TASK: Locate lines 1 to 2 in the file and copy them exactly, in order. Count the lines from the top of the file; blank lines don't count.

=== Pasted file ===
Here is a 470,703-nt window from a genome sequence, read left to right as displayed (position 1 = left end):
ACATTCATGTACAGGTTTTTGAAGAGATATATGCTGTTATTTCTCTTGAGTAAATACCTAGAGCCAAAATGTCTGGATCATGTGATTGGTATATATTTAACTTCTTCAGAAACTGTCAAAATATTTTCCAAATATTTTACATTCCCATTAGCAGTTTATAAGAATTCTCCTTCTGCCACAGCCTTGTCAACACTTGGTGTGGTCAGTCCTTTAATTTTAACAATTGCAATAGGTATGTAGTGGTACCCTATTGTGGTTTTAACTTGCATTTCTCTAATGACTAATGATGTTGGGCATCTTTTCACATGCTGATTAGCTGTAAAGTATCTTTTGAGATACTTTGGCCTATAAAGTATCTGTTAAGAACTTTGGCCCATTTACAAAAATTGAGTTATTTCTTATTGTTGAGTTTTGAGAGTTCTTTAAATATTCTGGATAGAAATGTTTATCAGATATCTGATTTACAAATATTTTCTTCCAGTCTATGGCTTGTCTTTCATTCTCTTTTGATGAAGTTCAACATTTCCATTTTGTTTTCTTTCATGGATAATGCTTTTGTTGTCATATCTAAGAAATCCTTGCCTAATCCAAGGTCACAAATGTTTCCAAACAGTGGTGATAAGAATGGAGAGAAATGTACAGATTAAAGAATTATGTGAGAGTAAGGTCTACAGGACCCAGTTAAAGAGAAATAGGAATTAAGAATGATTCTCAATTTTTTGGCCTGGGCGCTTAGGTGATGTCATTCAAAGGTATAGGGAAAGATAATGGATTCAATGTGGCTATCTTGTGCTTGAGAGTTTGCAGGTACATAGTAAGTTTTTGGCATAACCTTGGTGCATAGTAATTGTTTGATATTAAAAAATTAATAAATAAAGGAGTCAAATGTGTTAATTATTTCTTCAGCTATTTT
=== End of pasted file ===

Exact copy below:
Here is a 470,703-nt window from a genome sequence, read left to right as displayed (position 1 = left end):
ACATTCATGTACAGGTTTTTGAAGAGATATATGCTGTTATTTCTCTTGAGTAAATACCTAGAGCCAAAATGTCTGGATCATGTGATTGGTATATATTTAACTTCTTCAGAAACTGTCAAAATATTTTCCAAATATTTTACATTCCCATTAGCAGTTTATAAGAATTCTCCTTCTGCCACAGCCTTGTCAACACTTGGTGTGGTCAGTCCTTTAATTTTAACAATTGCAATAGGTATGTAGTGGTACCCTATTGTGGTTTTAACTTGCATTTCTCTAATGACTAATGATGTTGGGCATCTTTTCACATGCTGATTAGCTGTAAAGTATCTTTTGAGATACTTTGGCCTATAAAGTATCTGTTAAGAACTTTGGCCCATTTACAAAAATTGAGTTATTTCTTATTGTTGAGTTTTGAGAGTTCTTTAAATATTCTGGATAGAAATGTTTATCAGATATCTGATTTACAAATATTTTCTTCCAGTCTATGGCTTGTCTTTCATTCTCTTTTGATGAAGTTCAACATTTCCATTTTGTTTTCTTTCATGGATAATGCTTTTGTTGTCATATCTAAGAAATCCTTGCCTAATCCAAGGTCACAAATGTTTCCAAACAGTGGTGATAAGAATGGAGAGAAATGTACAGATTAAAGAATTATGTGAGAGTAAGGTCTACAGGACCCAGTTAAAGAGAAATAGGAATTAAGAATGATTCTCAATTTTTTGGCCTGGGCGCTTAGGTGATGTCATTCAAAGGTATAGGGAAAGATAATGGATTCAATGTGGCTATCTTGTGCTTGAGAGTTTGCAGGTACATAGTAAGTTTTTGGCATAACCTTGGTGCATAGTAATTGTTTGATATTAAAAAATTAATAAATAAAGGAGTCAAATGTGTTAATTATTTCTTCAGCTATTTT